“The company, which was incorporated as American Made Media Consultants Corporation and American Made Media Consultants LLC, spent $617 million of the campaign’s $1.26 billion war chest, according to campaign finance records.”

The board of the shell company included Lara Trump, Vice President Mike Pence’s nephew John Pence, and Trump campaign CFO Sean Dollman says the Insider:

“Despite its $617 million spending through AMMC, the Trump campaign publicly disclosed little information about the company, including how it used the money.”

The nonpartisan Campaign Legal Center (CLC) filed a civil complaint with the Federal Election Commission accusing the campaign of disguising about $170 million in spending “by laundering the funds” through AMMC. The CLC filed its civil complaint with the Federal Election Commission, which recently regained its powers to enforce and regulate campaign money laws after lacking enough commissioners to do so for 14 of the past 15 months.

BI reports that several sources from the Justice Department say that investigators may already be looking into the campaign’s activities. You can view a non-paywalled summary of the BI article here.

Two things strike Wrongo about this latest abomination. First, the Trump family is always looking for a loophole to extend the grift. Second, during the Trump era, we have slowly but finally lost our ability to be shocked and outraged by anything Trump, his family or his dead-ender supporters do.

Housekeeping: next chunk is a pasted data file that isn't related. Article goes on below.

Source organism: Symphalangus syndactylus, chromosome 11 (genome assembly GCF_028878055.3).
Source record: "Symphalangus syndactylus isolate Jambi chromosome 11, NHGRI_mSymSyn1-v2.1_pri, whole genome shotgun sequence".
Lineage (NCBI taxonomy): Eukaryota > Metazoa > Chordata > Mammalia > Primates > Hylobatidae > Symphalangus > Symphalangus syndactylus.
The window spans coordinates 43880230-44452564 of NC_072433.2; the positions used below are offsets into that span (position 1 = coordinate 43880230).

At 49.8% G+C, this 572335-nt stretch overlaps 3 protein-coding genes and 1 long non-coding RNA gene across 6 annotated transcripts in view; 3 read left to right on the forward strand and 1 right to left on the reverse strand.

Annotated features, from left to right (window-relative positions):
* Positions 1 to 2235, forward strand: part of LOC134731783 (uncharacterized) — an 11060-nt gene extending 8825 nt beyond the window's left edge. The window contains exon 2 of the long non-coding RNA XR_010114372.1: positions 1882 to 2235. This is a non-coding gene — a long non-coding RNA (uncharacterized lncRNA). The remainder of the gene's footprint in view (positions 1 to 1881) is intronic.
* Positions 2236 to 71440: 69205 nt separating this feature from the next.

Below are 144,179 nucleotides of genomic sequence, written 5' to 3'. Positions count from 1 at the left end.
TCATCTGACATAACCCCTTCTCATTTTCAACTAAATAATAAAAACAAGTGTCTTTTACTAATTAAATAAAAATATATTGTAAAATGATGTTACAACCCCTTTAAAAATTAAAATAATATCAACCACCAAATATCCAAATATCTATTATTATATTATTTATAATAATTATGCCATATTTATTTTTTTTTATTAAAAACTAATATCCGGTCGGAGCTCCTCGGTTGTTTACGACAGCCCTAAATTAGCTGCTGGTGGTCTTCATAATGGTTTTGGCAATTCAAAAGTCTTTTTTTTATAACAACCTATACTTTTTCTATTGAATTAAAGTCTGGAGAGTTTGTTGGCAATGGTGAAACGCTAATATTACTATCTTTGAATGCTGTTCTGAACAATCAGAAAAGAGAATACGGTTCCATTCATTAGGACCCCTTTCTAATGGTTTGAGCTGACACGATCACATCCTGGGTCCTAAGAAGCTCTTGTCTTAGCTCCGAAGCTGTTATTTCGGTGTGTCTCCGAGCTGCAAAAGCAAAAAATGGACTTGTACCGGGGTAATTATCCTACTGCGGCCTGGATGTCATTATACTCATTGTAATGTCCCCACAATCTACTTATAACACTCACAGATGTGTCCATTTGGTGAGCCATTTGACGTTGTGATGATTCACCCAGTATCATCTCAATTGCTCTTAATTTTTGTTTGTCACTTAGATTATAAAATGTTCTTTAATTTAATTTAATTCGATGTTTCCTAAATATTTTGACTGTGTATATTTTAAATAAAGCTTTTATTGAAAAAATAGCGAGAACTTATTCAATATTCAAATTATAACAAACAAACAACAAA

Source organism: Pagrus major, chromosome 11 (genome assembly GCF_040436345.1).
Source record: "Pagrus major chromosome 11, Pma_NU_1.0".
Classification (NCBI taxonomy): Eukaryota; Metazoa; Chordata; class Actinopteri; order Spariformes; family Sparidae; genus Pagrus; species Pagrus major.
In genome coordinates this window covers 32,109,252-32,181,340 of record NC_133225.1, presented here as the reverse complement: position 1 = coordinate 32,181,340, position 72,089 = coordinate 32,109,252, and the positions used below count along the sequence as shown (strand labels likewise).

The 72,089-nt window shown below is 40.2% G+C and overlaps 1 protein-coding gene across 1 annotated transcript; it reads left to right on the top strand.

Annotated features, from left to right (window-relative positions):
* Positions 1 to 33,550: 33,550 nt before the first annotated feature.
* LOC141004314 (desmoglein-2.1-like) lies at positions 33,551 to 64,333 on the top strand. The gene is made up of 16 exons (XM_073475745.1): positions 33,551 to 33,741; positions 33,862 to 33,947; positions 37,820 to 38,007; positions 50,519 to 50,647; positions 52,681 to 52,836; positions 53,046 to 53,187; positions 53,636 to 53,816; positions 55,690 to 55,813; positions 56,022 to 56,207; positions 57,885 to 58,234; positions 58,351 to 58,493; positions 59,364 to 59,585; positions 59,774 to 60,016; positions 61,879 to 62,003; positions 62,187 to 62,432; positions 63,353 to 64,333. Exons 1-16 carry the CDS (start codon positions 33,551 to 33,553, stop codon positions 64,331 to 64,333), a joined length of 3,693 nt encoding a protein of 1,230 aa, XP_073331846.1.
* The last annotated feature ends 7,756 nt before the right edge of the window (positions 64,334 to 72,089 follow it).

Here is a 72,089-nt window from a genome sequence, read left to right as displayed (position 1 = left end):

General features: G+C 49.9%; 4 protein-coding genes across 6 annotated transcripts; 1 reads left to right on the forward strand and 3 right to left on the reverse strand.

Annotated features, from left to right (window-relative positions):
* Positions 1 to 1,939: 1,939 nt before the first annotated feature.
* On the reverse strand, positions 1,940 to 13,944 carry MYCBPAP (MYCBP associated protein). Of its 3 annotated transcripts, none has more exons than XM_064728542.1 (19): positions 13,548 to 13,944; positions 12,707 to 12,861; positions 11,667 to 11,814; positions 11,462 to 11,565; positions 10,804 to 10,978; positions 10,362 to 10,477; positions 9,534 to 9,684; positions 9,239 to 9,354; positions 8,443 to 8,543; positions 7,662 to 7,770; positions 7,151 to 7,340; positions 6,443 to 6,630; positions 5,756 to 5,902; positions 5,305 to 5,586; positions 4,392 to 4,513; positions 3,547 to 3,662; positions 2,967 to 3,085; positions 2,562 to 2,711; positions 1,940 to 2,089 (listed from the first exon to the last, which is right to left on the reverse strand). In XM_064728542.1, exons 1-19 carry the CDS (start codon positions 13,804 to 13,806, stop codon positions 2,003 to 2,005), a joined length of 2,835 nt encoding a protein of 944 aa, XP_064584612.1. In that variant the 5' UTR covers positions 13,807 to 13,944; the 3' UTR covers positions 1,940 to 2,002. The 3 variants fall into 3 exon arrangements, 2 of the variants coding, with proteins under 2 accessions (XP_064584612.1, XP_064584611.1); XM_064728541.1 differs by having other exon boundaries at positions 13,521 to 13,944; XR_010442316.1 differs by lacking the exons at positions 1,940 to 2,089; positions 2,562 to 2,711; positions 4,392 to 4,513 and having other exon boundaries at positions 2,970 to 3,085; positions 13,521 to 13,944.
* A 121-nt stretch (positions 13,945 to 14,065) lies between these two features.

We’ve been worn down by so much rule and norm-breaking that we no longer believe that outrage will stop the terrible behavior. To people like Wrongo who had extensive contacts in the NYC real estate market, this abominable behavior was knowable in advance. But Hillary’s emails put Trump in power. And he along with his minions have obfuscated, lied, and denied the reality of what we saw right in front of us for the past four years.

This is just the latest that we’ve learned about in a very long string of Trump and his team finding and exploiting loopholes. Imagine all that we don’t know yet.

Time to take a break from playing the game of what happened to the supply of the new vaccine? Or, why has the Pentagon stopped the Biden transition process? And focus on our Saturday Soother.

The snow that fell in Connecticut on Thursday has been plowed out of the Wrong driveway, and Wrongo shoveled a path in the dog run. Our tree has all of its lights, but only about 20% of its usual ornaments. That’s due to the clear absence of holiday visitors in this time of Covid.

Our annual note about the year has been sent to our overseas friends and some extra notes to local friends that we’ve seen only rarely. Later today, we’re having a Zoomtastic cross-country session with family and friends.

But there’s time right now to gaze on the winter wonderland (16.5” of snow) outside our windows. So settle back and brew up a vente cup of Columbian Supremo ($13.50/12 oz.) from Ini Sips, a New Britain, CT based coffee and tea brewer. It’s a small veteran and Black-owned business that, due to the pandemic, pivoted from being a local community cafe to online sales, with reasonable success.

They’re running a seasonal special: When you buy two bags, they give a free bag of their coffee to first responders, health care workers or community workers!

Now listen to the Celtic Women do their patented style on the Christmas classic, “Oh Come, All Ye Faithful”: